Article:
Current trends such as the cloud, digitalisation or the Internet of Things (IoT) place ever-higher demands on company networks. To make administration easier, many IT departments are relying on network automation. This introductory article is the first part of a blog series on automated networks.
Few areas of IT are so critical to a business as a secure, powerful and, above all, functioning network. But the demands on network technology are growing: business processes are increasingly performed digitally, resource-intensive applications and services or cloud solutions put even more load on the network and increase complexity – generally with stagnating or even falling IT budgets. The IT team is also under more pressure when it comes to managing and controlling networks.
Most networks consist of hardware components such as routers, switches, Wi-Fi controllers, server-load balancers and security appliances such as firewalls. If a device’s configuration changes, then the IT team has to implement this manually. Even the notorious “administration by legwork” has not yet been consigned to history. When something goes wrong, administrators have to walk across different rooms, unlock racks, manually reconnect cables, restart network hardware or input IP addresses by hand – what a hassle!
Network automation can provide a remedy here.
Network automation saves the IT department a lot of work by automating recurring tasks. So it is also possible to implement changes simultaneously on multiple devices. Tasks such as each individual login, the implementation of the change and storing the configuration are then performed automatically. Because regular configuration backups are also generated and the changes documented over time, administrators can track the changes and return to a previous configuration if required. The simplest form of automation is achieved using scripting tools – Software Defined Networking (SDN) is the premium class of automation.
For years now, network administrators have been using script languages to communicate with devices in order to automate recurring tasks. For example, using Tcl (Tool Command Language, open source) software from notable manufacturers such as Cisco or Juniper enables automated scripts to be generated which are programmed directly in the router or switch configuration. The next step is the use of open APIs to increase programmability.
First of all, in a policy model, the IT department describes the applications’ requirements for the network with regard to security, quality and data flow. Then an application controller has information about which application is operated by which network interface, and dynamically assigns configurations derived from the policy model to the network components involved – such as the application delivery controller, the load balancer or the firewalls. If a virtual machine is moved, for example, the controller will automatically initiate reconfiguration of the network.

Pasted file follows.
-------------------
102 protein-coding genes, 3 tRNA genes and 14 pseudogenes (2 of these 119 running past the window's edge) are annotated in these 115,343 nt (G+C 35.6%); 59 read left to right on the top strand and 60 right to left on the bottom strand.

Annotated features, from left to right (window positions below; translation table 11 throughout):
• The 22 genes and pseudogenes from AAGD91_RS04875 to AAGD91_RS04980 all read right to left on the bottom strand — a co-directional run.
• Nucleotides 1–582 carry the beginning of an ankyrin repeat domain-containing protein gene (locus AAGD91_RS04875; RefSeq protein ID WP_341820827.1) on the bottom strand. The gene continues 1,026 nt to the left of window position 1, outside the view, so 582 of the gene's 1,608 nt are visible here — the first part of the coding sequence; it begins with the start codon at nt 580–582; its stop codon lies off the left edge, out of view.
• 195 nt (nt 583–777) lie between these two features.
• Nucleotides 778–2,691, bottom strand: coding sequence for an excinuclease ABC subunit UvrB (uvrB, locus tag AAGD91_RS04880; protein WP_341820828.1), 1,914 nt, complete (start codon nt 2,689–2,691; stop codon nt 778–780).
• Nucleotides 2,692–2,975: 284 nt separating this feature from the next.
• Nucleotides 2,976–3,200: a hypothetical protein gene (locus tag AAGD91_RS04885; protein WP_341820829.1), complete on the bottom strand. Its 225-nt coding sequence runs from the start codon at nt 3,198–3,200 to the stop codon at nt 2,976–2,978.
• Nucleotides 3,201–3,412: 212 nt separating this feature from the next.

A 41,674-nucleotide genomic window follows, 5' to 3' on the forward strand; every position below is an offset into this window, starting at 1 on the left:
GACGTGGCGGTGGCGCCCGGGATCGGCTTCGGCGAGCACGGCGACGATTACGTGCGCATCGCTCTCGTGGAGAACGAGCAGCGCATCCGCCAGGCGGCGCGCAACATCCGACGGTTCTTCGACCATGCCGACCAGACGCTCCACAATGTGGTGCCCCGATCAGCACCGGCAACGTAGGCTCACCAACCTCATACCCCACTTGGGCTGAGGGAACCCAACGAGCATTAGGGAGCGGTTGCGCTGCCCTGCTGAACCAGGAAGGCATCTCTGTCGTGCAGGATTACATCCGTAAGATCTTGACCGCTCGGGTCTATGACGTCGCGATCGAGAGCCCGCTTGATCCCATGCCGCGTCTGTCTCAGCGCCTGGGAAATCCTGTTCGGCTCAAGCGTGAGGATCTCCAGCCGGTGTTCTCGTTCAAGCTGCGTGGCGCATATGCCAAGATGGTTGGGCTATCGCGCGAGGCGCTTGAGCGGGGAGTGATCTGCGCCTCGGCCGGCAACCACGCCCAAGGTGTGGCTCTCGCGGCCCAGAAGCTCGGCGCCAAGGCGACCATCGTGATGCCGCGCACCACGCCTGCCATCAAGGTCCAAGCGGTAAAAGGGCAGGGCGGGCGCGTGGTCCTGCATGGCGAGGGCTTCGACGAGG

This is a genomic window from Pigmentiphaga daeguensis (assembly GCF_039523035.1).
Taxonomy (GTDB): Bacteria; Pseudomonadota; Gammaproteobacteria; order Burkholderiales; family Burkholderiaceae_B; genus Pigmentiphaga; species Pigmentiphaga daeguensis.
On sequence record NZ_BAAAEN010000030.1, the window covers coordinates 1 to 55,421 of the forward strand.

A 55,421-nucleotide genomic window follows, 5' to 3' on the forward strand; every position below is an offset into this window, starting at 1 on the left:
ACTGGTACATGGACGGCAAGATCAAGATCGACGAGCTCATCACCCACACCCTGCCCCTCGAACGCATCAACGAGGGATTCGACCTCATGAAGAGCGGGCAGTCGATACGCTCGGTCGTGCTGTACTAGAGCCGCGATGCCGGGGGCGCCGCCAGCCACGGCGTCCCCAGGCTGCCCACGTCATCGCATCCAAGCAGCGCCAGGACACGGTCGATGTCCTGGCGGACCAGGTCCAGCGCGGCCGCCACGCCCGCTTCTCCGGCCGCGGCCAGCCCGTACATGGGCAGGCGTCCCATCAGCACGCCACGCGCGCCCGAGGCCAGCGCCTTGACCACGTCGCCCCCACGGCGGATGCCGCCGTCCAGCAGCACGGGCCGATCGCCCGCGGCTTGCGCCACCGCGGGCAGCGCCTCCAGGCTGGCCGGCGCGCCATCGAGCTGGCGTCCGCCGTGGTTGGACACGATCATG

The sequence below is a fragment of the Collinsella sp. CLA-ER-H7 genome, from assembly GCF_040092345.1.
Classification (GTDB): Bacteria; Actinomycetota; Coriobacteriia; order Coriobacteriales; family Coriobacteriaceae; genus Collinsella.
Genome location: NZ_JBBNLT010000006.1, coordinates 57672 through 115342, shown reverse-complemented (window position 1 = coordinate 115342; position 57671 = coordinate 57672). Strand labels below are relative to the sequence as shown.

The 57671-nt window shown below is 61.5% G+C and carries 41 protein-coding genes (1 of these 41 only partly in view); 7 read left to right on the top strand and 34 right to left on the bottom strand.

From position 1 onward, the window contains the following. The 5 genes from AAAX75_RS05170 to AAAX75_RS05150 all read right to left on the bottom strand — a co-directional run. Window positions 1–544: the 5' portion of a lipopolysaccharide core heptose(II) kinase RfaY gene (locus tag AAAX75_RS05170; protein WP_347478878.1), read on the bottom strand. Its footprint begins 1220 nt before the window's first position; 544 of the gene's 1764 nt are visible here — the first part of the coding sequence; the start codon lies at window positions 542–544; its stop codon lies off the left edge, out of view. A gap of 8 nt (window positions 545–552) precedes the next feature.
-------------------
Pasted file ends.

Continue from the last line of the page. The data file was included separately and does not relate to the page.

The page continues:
SDN – top class network automation
This is not far off from Software Defined Networking (SDN). Ultimately the virtualisation is extended – beyond servers and storage – to the network as well. To put it simply, with SDN, the network is split into separate levels for controlling the network configuration (control plane) and for transporting data in the network (data plane). This means it is possible for the analysis and control planes to be completely virtual. Physical network access is not required. The control plane generally communicates with the individual hardware components via an Application Programming Interface (API). This opens up extensive potential for automation: for example, for configuration changes or update rollouts.
Software-based networking automates provisioning of required network resources for dynamic workloads and thousands of devices, based on parameters such as application type, security requirements or QoS (Quality of Service) requirements. The latter enables specific traffic types to be identified – e.g. speech and video – and prioritisation of network resources. In addition, it is possible to create and distribute security guidelines for all devices connecting to the network.
Advantages at a glance
Here is an overview of the most important advantages of network automation:
- Relief from manual activities thanks to automated configuration and provision of network resources
- A higher degree of network security and availability because the likelihood of error is reduced
- Central management of the network across a uniform system of rules
- A change is simple to distribute to many devices
- The configurations of network devices are archived
But all that glitters is not gold. Network automation also presents companies with a range of challenges. The next articles in our blog series will take a closer look at these. Other topics are SDN as well as specific application examples and challenges of automated networks.